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[RISCV] Remove RV32 HwMode. Use DefaultMode for RV32

Authored by craig.topper on Nov 6 2020, 2:14 PM.



Prior to this the DefaultMode was never selected, but,, all ended up with extra table entries for that mode.

This patch removes the RV32 and uses DefaultMode for RV32. This impressively reduces the size of my release+asserts llc binary by about 270K. About 15K from, 1-2K from, but the vast majority from

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craig.topper created this revision.Nov 6 2020, 2:14 PM
Herald added a project: Restricted Project. · View Herald TranscriptNov 6 2020, 2:14 PM
craig.topper requested review of this revision.Nov 6 2020, 2:14 PM
asb added a reviewer: kparzysz.EditedNov 12 2020, 5:57 AM
asb added a subscriber: kparzysz.

Ouch - I'm sorry to have contributed to the bloating of LLVM binaries!

This makes sense to me, but perhaps @kparzysz you could weigh in too? I'd copied the style used in Hexagon here, and it seems like the equivalent change could also be made to and

Sorry, I just noticed this now. Yes, this does make perfect sense. As a matter of fact, I've been thinking of reorganizing the "default mode" to be something that does not need an explicit entry.

Any objections to me committing this?

luismarques accepted this revision.Nov 20 2020, 3:50 AM

Any objections to me committing this?

No, please go ahead. Thank you.

This revision is now accepted and ready to land.Nov 20 2020, 3:50 AM
lenary added inline comments.Nov 20 2020, 4:48 AM

Is there a way of doing an alias here, so we don't have to document that defaultmode is rv32 everywhere?

Something like the following (I guess it has to be a let, not a def, but I could be wrong).

let RV32 = DefaultMode;`
lenary added inline comments.Nov 20 2020, 4:52 AM

Sorry, it can't be a let, but you could do the following, I think

defvar RV32 = DefaultMode;

And then in an example pulled from below:

def XLenVT : ValueTypeByHwMode<[RV64, RV32],
                               [i64,  i32]>;
craig.topper added inline comments.Nov 20 2020, 11:08 AM

That works, so I'll switch to that.

This revision was automatically updated to reflect the committed changes.
jrtc27 added inline comments.Nov 20 2020, 11:45 AM

Hm, does this work the other way round too (and if not, what happens)? Having RV64 before RV32 is not the usual order.

craig.topper added inline comments.Nov 20 2020, 12:11 PM

It does! Switched to that order in 9211da4215b6d48c8b9186b78274946789c559e9

jrtc27 added inline comments.Nov 20 2020, 12:12 PM

Thanks! I always expect the worst when HwMode is involved...

kparzysz added inline comments.Nov 20 2020, 2:00 PM

I always expect the worst when HwMode is involved...

What's causing this? Is there anything specific that could be improved?

jrtc27 added inline comments.Nov 20 2020, 2:10 PM

The main issues I see with HwMode are that, unless I am mistaken, all HwMode instances must be mutually-exclusive such that if you have two orthogonal modes you need to take the cross product of them manually, which is particularly problematic for downstream as that can cause significant diffs. Ideally you would be able to have separate "groups" of HwMode that are internally mutually-exclusive and TableGen could do the cross-product for you (or maybe something smarter so as to not bloat the generated code), or failing that you'd have to define the exploded list but then be able to define aliases as sets of HwMode's.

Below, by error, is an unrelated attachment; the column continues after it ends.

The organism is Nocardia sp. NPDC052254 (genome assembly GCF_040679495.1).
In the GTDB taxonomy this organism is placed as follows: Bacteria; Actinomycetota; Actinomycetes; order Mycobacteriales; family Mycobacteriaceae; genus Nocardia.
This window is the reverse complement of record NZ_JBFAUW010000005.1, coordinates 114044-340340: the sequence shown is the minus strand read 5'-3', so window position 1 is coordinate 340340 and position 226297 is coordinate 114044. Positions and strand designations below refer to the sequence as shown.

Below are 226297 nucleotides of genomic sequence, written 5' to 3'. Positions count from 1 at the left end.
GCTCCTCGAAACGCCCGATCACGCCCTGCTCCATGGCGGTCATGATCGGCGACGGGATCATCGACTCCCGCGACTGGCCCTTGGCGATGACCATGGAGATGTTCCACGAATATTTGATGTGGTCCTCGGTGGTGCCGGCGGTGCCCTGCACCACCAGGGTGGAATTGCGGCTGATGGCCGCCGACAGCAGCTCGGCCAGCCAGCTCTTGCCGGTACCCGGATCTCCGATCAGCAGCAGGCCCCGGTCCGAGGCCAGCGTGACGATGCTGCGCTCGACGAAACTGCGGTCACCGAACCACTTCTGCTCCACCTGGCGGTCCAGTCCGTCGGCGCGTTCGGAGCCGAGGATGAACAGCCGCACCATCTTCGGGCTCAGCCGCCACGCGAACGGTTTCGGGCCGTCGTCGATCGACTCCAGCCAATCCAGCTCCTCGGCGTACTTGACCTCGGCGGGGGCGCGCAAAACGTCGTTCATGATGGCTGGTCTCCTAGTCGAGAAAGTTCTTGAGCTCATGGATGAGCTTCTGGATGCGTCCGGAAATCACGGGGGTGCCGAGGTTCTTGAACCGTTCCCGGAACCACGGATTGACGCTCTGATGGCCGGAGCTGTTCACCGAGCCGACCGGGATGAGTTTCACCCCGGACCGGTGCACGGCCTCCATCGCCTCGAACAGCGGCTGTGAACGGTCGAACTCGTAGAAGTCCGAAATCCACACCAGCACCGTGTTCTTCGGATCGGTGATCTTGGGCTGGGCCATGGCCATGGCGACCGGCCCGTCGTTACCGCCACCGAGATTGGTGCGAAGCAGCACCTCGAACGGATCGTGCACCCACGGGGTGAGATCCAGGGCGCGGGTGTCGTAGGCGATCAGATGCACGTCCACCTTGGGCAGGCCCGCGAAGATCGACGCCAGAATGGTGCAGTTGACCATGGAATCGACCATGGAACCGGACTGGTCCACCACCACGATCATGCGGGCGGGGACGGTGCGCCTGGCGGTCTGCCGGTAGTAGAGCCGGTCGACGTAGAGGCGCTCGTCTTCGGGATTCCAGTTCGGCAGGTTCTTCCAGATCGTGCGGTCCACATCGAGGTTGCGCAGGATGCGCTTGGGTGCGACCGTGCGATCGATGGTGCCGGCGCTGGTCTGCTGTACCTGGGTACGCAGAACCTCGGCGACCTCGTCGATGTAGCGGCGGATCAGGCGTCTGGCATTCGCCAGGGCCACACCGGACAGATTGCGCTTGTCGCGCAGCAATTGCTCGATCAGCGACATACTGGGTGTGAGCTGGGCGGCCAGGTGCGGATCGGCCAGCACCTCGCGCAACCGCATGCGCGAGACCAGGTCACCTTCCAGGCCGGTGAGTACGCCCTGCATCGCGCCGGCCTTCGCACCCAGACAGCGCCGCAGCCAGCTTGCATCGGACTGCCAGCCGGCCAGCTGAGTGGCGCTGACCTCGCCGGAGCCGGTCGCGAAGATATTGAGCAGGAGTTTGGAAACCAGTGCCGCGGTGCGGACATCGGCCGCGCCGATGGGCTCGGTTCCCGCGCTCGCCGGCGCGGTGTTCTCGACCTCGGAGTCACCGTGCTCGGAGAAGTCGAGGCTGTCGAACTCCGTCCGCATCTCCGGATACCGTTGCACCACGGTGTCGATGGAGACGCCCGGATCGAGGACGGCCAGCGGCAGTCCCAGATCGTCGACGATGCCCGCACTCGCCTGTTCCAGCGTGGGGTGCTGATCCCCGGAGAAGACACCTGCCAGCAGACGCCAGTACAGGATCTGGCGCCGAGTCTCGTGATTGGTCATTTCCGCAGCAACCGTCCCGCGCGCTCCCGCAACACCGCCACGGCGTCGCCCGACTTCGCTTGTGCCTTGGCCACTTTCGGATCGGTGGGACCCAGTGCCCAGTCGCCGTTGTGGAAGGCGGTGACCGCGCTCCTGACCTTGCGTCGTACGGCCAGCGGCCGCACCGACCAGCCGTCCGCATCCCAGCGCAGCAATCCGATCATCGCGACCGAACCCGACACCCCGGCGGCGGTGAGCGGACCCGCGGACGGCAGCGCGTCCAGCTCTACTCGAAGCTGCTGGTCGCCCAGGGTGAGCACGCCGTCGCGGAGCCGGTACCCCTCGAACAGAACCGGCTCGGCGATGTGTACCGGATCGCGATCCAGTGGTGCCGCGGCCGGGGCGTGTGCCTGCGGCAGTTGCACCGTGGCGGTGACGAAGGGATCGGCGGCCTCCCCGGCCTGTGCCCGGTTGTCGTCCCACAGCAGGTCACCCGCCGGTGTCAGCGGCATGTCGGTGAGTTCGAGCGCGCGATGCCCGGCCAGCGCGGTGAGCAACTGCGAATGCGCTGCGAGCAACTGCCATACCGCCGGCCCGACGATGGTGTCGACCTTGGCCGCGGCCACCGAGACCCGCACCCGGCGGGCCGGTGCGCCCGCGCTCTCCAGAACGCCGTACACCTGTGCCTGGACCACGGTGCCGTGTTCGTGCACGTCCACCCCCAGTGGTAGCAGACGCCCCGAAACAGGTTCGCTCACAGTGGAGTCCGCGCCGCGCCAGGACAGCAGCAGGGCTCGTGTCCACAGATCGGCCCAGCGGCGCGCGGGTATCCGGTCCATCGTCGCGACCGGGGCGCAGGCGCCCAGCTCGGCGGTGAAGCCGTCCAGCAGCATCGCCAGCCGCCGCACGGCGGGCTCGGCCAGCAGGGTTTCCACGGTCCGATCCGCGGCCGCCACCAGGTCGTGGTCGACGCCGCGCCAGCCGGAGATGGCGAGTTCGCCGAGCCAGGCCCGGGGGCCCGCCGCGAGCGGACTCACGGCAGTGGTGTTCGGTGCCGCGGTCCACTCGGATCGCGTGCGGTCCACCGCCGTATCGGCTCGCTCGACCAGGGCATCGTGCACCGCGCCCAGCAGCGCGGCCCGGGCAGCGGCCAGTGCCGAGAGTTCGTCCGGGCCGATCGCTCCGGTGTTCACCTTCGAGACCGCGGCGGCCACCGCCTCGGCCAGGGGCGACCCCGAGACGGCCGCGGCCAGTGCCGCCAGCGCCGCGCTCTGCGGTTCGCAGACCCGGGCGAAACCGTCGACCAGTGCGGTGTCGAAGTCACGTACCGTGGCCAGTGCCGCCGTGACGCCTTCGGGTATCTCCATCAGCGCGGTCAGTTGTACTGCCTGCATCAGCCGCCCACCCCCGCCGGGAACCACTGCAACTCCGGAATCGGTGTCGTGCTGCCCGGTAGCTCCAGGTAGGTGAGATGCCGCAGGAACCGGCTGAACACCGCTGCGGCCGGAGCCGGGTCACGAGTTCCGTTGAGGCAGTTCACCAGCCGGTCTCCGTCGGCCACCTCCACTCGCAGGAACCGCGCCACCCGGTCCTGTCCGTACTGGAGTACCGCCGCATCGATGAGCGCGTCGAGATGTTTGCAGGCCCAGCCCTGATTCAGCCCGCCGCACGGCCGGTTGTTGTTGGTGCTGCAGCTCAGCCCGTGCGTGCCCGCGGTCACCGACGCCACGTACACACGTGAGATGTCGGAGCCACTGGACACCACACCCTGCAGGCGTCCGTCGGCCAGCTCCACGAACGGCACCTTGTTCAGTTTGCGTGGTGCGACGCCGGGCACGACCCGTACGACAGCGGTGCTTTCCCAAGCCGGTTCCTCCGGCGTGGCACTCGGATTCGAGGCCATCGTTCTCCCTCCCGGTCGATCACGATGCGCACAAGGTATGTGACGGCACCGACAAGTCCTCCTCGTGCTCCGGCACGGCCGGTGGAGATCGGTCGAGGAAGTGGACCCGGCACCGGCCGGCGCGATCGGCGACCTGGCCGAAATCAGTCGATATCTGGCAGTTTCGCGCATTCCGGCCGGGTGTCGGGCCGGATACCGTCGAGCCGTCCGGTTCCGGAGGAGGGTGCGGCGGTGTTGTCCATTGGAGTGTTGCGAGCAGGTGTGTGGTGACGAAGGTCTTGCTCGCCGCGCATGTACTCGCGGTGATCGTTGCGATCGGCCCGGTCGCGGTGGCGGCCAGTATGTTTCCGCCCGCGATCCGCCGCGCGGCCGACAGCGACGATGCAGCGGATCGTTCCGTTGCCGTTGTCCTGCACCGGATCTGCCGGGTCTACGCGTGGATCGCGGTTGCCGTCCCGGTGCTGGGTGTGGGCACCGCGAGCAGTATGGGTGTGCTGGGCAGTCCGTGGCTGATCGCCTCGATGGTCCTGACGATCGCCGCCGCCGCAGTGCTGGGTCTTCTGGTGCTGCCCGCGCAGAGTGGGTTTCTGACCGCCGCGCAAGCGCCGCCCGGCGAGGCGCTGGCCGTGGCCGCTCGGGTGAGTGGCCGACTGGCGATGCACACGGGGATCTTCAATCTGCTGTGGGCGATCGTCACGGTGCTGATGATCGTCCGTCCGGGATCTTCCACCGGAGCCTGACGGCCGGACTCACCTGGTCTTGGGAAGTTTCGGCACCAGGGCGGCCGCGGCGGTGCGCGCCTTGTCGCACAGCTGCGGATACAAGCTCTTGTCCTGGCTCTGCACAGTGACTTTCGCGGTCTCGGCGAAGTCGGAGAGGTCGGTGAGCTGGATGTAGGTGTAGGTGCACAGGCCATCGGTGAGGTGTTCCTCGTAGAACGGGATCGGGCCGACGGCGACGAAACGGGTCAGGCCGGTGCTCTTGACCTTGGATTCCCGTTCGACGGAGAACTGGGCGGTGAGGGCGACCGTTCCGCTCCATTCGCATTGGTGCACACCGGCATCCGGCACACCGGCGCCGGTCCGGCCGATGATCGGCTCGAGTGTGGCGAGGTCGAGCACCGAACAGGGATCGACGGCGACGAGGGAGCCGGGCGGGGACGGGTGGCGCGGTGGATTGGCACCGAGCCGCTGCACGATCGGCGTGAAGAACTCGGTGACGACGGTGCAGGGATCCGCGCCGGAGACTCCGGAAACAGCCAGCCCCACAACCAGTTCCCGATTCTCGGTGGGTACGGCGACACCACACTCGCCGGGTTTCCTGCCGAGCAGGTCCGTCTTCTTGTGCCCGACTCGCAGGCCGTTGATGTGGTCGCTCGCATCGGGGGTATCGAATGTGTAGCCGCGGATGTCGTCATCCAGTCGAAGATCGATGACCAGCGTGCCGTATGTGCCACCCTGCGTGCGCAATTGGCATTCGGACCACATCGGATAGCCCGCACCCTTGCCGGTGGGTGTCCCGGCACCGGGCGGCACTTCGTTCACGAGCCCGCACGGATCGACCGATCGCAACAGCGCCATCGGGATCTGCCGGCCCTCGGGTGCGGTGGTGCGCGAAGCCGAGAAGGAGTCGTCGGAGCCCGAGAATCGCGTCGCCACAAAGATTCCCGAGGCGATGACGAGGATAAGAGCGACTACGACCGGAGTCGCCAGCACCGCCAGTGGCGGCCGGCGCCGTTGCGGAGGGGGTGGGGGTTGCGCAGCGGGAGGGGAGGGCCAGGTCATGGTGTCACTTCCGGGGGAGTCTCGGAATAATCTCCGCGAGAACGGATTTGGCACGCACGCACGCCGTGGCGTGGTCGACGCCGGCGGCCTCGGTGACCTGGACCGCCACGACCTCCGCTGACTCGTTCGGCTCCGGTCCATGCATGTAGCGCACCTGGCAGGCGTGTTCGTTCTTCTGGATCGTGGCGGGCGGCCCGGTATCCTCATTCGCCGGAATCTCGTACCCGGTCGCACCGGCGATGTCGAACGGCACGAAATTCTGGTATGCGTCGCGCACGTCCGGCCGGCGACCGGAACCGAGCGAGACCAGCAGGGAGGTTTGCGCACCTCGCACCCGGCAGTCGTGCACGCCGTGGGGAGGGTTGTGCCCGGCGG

As a more minor thing there's also the fact that only a very limited set of fields can be HwMode-dependent, and at least downstream it would be convenient to have mode-dependent sub-register definitions; currently we just use SubRegIndex<-1, -1>.

kparzysz added inline comments.Nov 23 2020, 8:30 AM

The mutual exclusivity requirement is true, and there are a few reasons for that. The initial reason was ensuring deterministic behavior during instruction selection: selection patterns are applied in some order, and if one pattern fails, the next one is applied. Since HwMode expands into predicates, a single source code pattern becomes multiple ones in the matching code. There is no natural ordering between such clones that would be clear at the source code level, so with the "first matched, first serve" approach, you'd get unexpected behavior.

The HwMode was designed to be a single parameter that describes (enumerates) the configuration of the hardware. Historically, the initial motivation was handling 64- and 128-byte vectors on Hexagon with the same instruction set, then the 32- and 64-bit modes of RISCV became another potential user. Keeping other targets unaffected (i.e. not forcing them to change anything in their .td files) was a very significant factor in the design, or else this feature would have little chance of making it in.

Having aliases for sets of modes may actually not be hard to add. Could you show me an example of how you'd use it?

The way that TableGen handles registers and subregisters doesn't make things easy to customize. If I wanted to add parameterized subregister definitions, it would have likely affected the lane mask calculations, and have a chain of (unnecessarily desirable) side-effects that could be difficult to track down. The lack of handling subregisters is actually the part of the HwMode feature that I dislike, but I'm afraid it would take a while to implement it properly.